Rural Missouri Magazine
A bridled passion
Harry and Anne Weber share a love of horses

by Bob McEowen

Among sculpture enthusiasts and art-conscious sports fans Harry Weber is known as a gifted artist. But in certain circles, particularly among show jumpers and fox hunting equestrians, the artist may be better known as Anne Weber’s husband.

Anne Weber jumps her horse “Red Roof” during practice at Bridlespur Hunt Club. Anne earns her living developing horses for show jumping.

When Harry and Anne met she was the “huntsman” for Bridlespur Hunt, an upscale horse club near New Melle in St. Charles County. Anne lived at the club, organizing fox hunts and caring for the horses and grounds. Harry worked as a “whipper-in,” helping the huntsman contol the hounds as they pursued foxes and coyotes across thousands of acres of Missouri countryside.

The couple’s relationship grew as they rode and worked together. Harry and Anne were married in 1985. Since then the couple has grown two businesses — Harry’s art and Anne’s horses. “When we were starting out Anne was basically keeping us alive,” Harry says.

Now 49, Anne has competed professionally at the grand prix level of show jumping, the highest echelon of an arena sport that grew out of steeplechase. Although she trained riders in the past, today Anne’s specialty is finding promising horses and teaching them to jump.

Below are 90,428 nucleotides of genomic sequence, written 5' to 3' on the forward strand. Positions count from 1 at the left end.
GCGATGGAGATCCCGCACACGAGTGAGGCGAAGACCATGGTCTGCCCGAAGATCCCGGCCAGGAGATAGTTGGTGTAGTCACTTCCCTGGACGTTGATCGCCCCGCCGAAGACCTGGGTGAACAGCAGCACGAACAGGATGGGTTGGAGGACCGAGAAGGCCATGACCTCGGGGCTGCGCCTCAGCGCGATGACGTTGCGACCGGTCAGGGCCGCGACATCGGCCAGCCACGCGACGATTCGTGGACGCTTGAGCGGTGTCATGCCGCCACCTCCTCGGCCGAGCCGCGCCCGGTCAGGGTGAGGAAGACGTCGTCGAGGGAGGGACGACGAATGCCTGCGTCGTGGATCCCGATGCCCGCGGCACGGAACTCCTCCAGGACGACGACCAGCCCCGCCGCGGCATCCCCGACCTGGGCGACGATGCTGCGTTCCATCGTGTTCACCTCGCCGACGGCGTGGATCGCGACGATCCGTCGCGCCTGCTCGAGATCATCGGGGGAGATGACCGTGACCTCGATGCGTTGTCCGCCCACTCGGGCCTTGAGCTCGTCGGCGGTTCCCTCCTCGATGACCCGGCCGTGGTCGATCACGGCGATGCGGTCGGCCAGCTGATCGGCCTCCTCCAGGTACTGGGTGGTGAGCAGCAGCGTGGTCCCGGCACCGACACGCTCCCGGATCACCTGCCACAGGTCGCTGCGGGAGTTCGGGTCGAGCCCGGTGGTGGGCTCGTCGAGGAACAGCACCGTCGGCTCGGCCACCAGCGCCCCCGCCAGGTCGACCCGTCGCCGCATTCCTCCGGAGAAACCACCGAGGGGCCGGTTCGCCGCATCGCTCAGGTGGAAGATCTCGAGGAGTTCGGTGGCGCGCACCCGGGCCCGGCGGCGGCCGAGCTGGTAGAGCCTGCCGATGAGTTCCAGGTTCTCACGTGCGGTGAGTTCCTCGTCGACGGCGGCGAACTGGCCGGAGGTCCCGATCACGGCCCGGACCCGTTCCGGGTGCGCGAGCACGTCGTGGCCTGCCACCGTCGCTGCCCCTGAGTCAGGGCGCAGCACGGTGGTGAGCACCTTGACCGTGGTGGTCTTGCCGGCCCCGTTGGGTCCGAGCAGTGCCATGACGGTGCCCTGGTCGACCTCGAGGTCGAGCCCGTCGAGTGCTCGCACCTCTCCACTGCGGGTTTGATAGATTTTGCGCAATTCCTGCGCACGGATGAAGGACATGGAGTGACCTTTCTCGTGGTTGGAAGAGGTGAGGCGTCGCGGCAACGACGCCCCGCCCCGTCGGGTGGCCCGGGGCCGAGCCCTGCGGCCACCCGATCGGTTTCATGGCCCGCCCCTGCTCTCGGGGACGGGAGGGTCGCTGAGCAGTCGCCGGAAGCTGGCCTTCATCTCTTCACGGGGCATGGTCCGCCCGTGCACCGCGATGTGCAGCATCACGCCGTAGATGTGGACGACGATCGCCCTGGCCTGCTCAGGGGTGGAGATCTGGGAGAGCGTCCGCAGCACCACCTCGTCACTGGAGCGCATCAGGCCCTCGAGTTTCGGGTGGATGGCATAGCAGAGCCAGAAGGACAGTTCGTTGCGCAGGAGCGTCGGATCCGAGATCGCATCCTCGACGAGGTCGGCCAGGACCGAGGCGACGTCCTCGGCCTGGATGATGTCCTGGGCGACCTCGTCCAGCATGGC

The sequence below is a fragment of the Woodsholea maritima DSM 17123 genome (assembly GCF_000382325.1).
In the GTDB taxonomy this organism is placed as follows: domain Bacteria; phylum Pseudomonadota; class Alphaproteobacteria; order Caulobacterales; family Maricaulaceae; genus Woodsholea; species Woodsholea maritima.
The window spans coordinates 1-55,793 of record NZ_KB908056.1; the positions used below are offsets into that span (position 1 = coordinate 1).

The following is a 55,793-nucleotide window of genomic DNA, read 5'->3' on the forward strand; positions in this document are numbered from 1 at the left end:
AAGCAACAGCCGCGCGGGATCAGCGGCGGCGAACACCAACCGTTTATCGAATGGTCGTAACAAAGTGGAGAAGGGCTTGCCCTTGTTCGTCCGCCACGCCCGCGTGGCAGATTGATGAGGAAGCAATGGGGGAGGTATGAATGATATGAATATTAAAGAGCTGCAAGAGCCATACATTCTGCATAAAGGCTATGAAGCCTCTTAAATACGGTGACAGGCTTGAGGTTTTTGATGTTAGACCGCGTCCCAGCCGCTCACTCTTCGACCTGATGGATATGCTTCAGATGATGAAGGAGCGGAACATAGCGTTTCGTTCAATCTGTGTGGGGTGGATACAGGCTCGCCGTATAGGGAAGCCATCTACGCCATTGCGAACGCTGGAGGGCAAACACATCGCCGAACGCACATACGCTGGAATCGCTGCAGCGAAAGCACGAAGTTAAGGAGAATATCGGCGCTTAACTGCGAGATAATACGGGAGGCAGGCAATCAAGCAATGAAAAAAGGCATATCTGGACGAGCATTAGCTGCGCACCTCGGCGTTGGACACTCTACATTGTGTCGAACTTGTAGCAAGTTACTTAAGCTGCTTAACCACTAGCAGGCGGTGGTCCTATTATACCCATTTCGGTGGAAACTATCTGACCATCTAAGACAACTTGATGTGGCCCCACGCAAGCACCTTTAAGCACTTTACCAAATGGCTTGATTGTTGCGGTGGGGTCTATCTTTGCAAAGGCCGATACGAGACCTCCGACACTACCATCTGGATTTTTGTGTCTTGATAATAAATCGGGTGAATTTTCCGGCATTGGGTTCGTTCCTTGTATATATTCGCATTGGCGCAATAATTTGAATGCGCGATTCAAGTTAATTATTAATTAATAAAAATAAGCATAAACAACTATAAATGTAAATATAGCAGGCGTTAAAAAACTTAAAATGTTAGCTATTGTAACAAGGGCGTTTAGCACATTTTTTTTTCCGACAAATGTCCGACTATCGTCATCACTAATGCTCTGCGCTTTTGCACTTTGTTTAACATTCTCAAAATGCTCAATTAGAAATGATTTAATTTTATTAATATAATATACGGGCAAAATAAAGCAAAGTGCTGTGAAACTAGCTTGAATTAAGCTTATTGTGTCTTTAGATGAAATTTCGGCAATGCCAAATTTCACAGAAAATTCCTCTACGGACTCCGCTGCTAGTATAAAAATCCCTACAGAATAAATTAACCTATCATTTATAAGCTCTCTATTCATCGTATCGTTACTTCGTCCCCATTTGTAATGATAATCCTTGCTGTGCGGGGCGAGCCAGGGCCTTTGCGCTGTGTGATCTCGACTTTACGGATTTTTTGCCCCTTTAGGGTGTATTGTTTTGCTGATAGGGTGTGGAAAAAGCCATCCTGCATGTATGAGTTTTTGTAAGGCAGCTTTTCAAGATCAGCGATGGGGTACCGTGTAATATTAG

Harry helps Anne unload hay at the couple's home. The Webers recently sold a 130-acre horse farm with indoor training facilities and bought a home near Foristel.

“I beat the bushes. I hear about them through the grapevine. I read the classified ads. I buy the inexpensive thoroughbreds off the racetrack that are still sound and remake them into show jumping horses,” Anne says.

“My niche and what I do best is to recognize which ones have talent and which ones don’t. Hopefully I sell them to the right people.”

Until recently Harry and Anne lived on a 130-acre horse farm near Bowling Green. There, Anne raised as many as 18 horses at a time and worked them in an indoor arena. Three months ago they moved into a new home, with smaller horse facilities, near Foristell.

There, closer to the Bridlespur Hunt club and, more importantly nearer to aging parents, Harry and Anne have begun to downsize their horse operation, concentrating on just one or two horses at a time. Currently, Anne is training “Red Roof,” a horse she hopes develop and sell to a rider who can take him to the grand prix level.

“I have to hope that if I keep him for three years he’ll be worth $50,000,” she says. “That’s what I hope he’s worth. He hasn’t told me he’s not.”

Harry and Anne share a love of horses. Both participate in fox hunts and she trains horses for show jumping.

Ultimately, her sights are set higher. “My dream is to someday start one that goes onto the Olympics,” she says.

For Harry, riding offers a taste of the immortality he brings to his subjects.

“I do sculptures of people who have done things. Most of the time physical things,” Harry says. “This is the physical thing that I do.

“They’re obviously two different activities,” he says. “My work is the legacy and the quiet part of my life. The horses are the excitement, the thing that doesn’t endure except in my memory.”


Rural Missouri | June 2020 Issue

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